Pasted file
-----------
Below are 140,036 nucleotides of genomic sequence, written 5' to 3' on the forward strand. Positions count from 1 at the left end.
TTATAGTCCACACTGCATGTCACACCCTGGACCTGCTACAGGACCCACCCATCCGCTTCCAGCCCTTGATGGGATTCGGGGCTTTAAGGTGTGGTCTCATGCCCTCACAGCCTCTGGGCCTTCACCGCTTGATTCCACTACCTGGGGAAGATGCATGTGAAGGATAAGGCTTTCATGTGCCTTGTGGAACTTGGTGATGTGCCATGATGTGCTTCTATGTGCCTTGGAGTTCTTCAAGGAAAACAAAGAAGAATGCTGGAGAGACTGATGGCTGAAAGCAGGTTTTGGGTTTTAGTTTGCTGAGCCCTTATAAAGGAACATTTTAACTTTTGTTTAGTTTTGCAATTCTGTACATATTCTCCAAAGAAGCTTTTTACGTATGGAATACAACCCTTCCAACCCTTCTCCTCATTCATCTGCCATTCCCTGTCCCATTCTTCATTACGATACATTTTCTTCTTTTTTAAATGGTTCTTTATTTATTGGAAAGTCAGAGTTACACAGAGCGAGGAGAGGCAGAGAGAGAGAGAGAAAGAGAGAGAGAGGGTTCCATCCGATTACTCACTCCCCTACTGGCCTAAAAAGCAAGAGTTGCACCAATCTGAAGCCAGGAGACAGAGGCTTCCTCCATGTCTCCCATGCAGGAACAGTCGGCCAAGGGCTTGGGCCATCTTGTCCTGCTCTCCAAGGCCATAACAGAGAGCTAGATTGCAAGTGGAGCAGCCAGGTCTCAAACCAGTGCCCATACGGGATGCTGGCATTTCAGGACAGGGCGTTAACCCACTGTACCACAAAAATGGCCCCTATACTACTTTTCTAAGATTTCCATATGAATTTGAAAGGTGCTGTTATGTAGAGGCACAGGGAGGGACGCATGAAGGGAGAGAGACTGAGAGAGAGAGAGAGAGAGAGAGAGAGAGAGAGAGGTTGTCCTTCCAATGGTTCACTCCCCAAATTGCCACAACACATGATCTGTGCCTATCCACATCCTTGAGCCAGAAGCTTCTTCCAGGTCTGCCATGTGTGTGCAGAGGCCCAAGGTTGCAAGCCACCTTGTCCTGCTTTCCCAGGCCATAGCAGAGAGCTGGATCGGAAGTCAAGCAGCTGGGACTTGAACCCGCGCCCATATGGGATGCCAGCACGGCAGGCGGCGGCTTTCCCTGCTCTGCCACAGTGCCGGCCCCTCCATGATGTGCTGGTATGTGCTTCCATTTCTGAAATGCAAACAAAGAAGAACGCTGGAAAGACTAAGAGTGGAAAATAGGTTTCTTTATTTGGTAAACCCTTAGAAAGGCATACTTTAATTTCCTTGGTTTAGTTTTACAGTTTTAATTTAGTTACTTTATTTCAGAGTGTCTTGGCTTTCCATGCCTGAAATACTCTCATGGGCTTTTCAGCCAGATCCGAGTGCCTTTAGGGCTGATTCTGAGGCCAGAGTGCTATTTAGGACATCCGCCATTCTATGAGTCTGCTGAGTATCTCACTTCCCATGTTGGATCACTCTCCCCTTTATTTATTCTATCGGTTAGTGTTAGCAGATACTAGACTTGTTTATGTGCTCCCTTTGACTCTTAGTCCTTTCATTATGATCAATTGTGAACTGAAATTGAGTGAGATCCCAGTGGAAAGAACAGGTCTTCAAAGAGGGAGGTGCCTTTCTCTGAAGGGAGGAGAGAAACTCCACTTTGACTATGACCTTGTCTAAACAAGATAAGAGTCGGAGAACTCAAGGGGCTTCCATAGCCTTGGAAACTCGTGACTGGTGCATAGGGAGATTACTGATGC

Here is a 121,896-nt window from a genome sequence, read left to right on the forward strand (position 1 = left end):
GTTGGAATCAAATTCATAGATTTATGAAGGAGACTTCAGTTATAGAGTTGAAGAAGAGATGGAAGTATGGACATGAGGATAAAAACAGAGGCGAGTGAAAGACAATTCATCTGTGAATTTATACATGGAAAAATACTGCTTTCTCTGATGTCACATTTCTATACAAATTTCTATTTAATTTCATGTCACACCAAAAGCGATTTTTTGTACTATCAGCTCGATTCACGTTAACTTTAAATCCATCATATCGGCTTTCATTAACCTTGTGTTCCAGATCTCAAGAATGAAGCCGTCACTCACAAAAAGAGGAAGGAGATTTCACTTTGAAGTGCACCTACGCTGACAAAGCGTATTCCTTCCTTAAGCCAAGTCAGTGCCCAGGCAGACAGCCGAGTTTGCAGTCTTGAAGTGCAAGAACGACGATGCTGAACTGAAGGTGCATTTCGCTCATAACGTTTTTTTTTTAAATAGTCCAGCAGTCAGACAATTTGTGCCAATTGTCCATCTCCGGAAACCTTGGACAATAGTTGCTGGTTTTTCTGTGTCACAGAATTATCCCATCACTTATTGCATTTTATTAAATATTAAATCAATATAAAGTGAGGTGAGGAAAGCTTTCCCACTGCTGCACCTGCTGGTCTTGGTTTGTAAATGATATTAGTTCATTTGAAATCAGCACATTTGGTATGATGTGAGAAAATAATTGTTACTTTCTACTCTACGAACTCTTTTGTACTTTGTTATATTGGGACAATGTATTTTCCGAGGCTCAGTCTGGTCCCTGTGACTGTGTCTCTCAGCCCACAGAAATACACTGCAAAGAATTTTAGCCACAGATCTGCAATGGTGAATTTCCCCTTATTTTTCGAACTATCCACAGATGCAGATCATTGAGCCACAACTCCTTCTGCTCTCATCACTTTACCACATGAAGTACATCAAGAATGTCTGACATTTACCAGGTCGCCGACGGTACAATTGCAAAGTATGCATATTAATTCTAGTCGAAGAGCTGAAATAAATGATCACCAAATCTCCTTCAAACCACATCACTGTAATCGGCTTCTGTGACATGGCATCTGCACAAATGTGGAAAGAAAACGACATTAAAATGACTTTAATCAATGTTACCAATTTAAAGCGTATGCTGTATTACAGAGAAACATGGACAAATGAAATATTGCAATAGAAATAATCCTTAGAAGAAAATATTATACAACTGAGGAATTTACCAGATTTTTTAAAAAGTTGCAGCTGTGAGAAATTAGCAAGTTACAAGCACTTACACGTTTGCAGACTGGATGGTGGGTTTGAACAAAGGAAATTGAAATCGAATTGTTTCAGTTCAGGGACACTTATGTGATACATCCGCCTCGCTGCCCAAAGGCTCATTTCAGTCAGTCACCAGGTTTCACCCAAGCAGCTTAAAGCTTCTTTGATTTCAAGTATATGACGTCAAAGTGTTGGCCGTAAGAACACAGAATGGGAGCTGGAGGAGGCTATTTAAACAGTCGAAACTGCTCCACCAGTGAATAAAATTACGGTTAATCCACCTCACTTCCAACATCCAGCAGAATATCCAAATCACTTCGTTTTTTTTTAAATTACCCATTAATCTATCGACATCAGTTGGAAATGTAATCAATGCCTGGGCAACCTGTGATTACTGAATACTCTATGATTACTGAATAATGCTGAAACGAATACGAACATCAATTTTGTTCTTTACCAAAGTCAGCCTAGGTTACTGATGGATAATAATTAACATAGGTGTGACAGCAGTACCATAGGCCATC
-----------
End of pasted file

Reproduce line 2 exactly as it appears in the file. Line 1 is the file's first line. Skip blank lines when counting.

TTATAGTCCACACTGCATGTCACACCCTGGACCTGCTACAGGACCCACCCATCCGCTTCCAGCCCTTGATGGGATTCGGGGCTTTAAGGTGTGGTCTCATGCCCTCACAGCCTCTGGGCCTTCACCGCTTGATTCCACTACCTGGGGAAGATGCATGTGAAGGATAAGGCTTTCATGTGCCTTGTGGAACTTGGTGATGTGCCATGATGTGCTTCTATGTGCCTTGGAGTTCTTCAAGGAAAACAAAGAAGAATGCTGGAGAGACTGATGGCTGAAAGCAGGTTTTGGGTTTTAGTTTGCTGAGCCCTTATAAAGGAACATTTTAACTTTTGTTTAGTTTTGCAATTCTGTACATATTCTCCAAAGAAGCTTTTTACGTATGGAATACAACCCTTCCAACCCTTCTCCTCATTCATCTGCCATTCCCTGTCCCATTCTTCATTACGATACATTTTCTTCTTTTTTAAATGGTTCTTTATTTATTGGAAAGTCAGAGTTACACAGAGCGAGGAGAGGCAGAGAGAGAGAGAGAAAGAGAGAGAGAGGGTTCCATCCGATTACTCACTCCCCTACTGGCCTAAAAAGCAAGAGTTGCACCAATCTGAAGCCAGGAGACAGAGGCTTCCTCCATGTCTCCCATGCAGGAACAGTCGGCCAAGGGCTTGGGCCATCTTGTCCTGCTCTCCAAGGCCATAACAGAGAGCTAGATTGCAAGTGGAGCAGCCAGGTCTCAAACCAGTGCCCATACGGGATGCTGGCATTTCAGGACAGGGCGTTAACCCACTGTACCACAAAAATGGCCCCTATACTACTTTTCTAAGATTTCCATATGAATTTGAAAGGTGCTGTTATGTAGAGGCACAGGGAGGGACGCATGAAGGGAGAGAGACTGAGAGAGAGAGAGAGAGAGAGAGAGAGAGAGAGAGGTTGTCCTTCCAATGGTTCACTCCCCAAATTGCCACAACACATGATCTGTGCCTATCCACATCCTTGAGCCAGAAGCTTCTTCCAGGTCTGCCATGTGTGTGCAGAGGCCCAAGGTTGCAAGCCACCTTGTCCTGCTTTCCCAGGCCATAGCAGAGAGCTGGATCGGAAGTCAAGCAGCTGGGACTTGAACCCGCGCCCATATGGGATGCCAGCACGGCAGGCGGCGGCTTTCCCTGCTCTGCCACAGTGCCGGCCCCTCCATGATGTGCTGGTATGTGCTTCCATTTCTGAAATGCAAACAAAGAAGAACGCTGGAAAGACTAAGAGTGGAAAATAGGTTTCTTTATTTGGTAAACCCTTAGAAAGGCATACTTTAATTTCCTTGGTTTAGTTTTACAGTTTTAATTTAGTTACTTTATTTCAGAGTGTCTTGGCTTTCCATGCCTGAAATACTCTCATGGGCTTTTCAGCCAGATCCGAGTGCCTTTAGGGCTGATTCTGAGGCCAGAGTGCTATTTAGGACATCCGCCATTCTATGAGTCTGCTGAGTATCTCACTTCCCATGTTGGATCACTCTCCCCTTTATTTATTCTATCGGTTAGTGTTAGCAGATACTAGACTTGTTTATGTGCTCCCTTTGACTCTTAGTCCTTTCATTATGATCAATTGTGAACTGAAATTGAGTGAGATCCCAGTGGAAAGAACAGGTCTTCAAAGAGGGAGGTGCCTTTCTCTGAAGGGAGGAGAGAAACTCCACTTTGACTATGACCTTGTCTAAACAAGATAAGAGTCGGAGAACTCAAGGGGCTTCCATAGCCTTGGAAACTCGTGACTGGTGCATAGGGAGATTACTGATGC